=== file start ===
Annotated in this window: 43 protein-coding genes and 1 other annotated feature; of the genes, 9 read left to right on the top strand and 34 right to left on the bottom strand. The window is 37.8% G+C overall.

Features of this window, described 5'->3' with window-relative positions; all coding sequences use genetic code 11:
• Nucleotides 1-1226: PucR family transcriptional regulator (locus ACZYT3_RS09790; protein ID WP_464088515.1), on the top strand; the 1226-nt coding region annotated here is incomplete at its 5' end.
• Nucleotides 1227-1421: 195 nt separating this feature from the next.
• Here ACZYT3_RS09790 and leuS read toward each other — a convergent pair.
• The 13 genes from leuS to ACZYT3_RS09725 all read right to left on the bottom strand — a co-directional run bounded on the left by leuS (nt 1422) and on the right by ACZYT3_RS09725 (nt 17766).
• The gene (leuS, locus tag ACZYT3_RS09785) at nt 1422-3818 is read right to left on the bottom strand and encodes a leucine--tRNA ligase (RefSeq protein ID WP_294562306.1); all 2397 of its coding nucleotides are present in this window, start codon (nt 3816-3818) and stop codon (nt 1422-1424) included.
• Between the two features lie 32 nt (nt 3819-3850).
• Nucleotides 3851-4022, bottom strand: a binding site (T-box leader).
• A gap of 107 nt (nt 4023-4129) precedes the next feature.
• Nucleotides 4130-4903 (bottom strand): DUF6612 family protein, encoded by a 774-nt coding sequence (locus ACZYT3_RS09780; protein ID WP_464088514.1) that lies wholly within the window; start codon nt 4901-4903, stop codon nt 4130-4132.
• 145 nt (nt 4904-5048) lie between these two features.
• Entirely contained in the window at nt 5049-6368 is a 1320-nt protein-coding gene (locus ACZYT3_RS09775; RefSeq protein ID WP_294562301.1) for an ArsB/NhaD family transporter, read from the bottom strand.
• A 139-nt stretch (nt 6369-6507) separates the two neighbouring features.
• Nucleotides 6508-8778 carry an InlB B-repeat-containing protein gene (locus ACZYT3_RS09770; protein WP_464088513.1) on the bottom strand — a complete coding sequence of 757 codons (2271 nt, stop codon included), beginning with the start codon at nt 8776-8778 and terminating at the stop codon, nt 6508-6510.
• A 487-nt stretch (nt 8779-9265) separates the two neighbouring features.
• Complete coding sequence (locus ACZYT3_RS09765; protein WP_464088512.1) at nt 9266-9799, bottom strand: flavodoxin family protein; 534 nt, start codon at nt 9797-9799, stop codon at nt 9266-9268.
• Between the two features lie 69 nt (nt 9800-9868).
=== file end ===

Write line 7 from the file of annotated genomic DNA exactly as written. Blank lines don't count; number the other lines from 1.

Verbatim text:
• The gene (leuS, locus tag ACZYT3_RS09785) at nt 1422-3818 is read right to left on the bottom strand and encodes a leucine--tRNA ligase (RefSeq protein ID WP_294562306.1); all 2397 of its coding nucleotides are present in this window, start codon (nt 3816-3818) and stop codon (nt 1422-1424) included.